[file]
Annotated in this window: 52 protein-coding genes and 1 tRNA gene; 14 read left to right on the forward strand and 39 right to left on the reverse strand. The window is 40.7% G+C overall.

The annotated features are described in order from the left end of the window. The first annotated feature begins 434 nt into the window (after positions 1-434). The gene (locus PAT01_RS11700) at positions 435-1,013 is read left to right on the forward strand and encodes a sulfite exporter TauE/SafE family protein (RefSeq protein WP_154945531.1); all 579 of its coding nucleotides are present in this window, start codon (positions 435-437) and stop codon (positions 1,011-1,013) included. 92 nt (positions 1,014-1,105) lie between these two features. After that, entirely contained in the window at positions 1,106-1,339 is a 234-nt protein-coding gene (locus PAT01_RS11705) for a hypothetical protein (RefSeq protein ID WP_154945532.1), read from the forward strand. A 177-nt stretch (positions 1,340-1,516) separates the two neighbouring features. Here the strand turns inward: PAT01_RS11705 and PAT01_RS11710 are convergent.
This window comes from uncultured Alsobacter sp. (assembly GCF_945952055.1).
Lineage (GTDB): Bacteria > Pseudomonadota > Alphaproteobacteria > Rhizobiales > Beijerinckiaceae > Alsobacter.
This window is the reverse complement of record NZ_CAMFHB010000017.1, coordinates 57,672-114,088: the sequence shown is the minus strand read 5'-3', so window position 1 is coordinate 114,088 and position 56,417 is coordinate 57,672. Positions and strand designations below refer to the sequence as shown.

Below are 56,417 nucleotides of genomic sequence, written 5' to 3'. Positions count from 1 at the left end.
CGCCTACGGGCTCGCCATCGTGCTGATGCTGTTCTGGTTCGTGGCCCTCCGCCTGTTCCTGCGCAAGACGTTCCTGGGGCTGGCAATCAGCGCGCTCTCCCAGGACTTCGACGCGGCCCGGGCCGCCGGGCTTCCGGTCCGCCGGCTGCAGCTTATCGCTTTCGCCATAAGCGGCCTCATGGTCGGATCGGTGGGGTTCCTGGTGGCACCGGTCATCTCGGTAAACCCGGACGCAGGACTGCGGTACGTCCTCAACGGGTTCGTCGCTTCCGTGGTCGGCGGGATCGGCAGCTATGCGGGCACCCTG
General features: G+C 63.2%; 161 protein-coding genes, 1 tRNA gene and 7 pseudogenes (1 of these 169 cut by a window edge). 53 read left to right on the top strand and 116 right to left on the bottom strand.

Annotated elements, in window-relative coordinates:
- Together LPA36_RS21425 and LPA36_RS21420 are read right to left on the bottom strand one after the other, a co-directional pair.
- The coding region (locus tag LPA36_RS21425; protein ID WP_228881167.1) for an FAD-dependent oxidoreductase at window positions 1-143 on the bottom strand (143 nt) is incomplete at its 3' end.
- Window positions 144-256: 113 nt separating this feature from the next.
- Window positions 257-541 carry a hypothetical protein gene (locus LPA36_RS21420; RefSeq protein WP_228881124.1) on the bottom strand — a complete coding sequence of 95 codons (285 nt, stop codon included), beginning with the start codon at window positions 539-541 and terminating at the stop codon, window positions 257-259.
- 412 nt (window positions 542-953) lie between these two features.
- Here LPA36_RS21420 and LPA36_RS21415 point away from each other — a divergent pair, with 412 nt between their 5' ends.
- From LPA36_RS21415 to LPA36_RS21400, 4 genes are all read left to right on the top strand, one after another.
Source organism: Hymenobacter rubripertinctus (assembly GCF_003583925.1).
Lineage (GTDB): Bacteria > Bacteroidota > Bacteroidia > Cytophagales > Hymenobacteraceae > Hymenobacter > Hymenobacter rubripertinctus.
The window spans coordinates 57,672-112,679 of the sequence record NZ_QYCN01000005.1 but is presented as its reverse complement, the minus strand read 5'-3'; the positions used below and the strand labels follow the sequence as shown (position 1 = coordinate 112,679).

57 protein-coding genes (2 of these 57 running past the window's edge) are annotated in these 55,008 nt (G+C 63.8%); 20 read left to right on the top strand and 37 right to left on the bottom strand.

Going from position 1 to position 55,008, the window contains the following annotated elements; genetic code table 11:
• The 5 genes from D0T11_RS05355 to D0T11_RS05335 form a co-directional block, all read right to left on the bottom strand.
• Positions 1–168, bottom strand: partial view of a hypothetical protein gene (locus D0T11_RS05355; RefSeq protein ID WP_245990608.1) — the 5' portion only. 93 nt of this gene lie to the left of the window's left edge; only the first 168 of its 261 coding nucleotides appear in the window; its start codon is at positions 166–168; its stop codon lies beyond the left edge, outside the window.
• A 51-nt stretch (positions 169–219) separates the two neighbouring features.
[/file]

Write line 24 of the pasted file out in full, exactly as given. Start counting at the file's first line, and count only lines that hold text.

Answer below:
• A 51-nt stretch (positions 169–219) separates the two neighbouring features.